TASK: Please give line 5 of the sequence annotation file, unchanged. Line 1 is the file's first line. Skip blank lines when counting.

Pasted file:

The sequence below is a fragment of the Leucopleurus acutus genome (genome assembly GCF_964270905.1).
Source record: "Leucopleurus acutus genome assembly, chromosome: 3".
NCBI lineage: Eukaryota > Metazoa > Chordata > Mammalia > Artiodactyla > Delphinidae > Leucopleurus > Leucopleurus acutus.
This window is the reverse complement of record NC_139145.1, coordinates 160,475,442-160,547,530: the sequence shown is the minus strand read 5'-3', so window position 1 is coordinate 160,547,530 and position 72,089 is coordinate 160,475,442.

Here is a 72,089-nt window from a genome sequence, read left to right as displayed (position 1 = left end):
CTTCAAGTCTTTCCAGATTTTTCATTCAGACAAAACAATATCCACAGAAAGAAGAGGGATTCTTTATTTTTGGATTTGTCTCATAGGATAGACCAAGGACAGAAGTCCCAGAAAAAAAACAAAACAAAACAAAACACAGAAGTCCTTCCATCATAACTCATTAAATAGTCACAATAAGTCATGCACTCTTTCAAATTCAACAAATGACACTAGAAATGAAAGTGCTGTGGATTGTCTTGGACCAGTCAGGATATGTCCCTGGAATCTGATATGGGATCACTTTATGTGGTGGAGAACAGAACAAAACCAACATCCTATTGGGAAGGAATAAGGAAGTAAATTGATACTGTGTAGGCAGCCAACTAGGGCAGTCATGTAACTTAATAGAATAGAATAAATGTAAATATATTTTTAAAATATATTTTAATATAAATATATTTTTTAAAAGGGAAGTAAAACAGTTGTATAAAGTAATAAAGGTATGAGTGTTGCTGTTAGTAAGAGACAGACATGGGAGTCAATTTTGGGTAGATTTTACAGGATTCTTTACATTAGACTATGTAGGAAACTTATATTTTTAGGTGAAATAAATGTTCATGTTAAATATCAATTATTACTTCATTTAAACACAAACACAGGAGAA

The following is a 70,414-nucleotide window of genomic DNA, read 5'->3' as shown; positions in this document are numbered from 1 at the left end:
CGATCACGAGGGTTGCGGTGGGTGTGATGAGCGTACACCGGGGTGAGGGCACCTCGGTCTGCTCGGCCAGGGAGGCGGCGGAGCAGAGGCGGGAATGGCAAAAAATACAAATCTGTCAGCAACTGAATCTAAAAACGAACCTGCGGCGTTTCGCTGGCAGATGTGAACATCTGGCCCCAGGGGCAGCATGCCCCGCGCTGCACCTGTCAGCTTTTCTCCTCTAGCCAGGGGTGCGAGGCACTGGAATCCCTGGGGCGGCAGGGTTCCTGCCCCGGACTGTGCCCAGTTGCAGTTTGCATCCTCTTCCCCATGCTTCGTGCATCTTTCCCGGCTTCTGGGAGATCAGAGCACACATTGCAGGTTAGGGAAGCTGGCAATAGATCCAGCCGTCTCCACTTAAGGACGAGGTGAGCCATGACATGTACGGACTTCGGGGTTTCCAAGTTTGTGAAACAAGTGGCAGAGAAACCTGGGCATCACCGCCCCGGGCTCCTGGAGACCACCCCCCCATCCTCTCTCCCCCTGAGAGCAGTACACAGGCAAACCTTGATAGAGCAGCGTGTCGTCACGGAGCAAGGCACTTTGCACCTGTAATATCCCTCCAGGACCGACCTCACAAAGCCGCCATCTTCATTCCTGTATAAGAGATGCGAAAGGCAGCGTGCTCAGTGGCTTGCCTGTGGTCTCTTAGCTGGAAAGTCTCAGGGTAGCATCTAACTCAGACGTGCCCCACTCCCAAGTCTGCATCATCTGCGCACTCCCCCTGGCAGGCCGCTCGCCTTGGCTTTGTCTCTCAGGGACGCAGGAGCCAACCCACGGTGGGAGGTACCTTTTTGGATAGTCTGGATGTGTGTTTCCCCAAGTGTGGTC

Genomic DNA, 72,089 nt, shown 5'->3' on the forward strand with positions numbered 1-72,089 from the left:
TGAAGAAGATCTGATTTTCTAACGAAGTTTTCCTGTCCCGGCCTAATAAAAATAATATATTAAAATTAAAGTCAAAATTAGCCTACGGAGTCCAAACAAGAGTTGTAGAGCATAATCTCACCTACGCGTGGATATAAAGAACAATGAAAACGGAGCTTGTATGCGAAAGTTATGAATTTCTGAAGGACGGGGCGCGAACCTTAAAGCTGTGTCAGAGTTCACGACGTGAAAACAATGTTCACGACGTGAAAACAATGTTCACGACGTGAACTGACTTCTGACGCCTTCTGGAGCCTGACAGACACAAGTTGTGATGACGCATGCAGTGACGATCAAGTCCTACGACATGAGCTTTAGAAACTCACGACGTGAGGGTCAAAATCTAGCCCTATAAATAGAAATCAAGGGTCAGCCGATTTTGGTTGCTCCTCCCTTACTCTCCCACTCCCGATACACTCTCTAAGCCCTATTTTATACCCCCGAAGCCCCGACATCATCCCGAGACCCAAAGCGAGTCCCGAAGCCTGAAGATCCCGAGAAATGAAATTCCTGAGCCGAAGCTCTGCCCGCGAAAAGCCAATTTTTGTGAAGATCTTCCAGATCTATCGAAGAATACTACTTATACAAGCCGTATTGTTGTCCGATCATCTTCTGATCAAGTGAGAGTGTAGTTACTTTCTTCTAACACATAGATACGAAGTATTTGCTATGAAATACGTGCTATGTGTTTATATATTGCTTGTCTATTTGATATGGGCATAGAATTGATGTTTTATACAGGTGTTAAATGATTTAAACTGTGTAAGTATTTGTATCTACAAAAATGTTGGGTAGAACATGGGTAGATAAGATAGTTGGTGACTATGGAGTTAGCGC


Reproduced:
Here is a 72,089-nt window from a genome sequence, read left to right as displayed (position 1 = left end):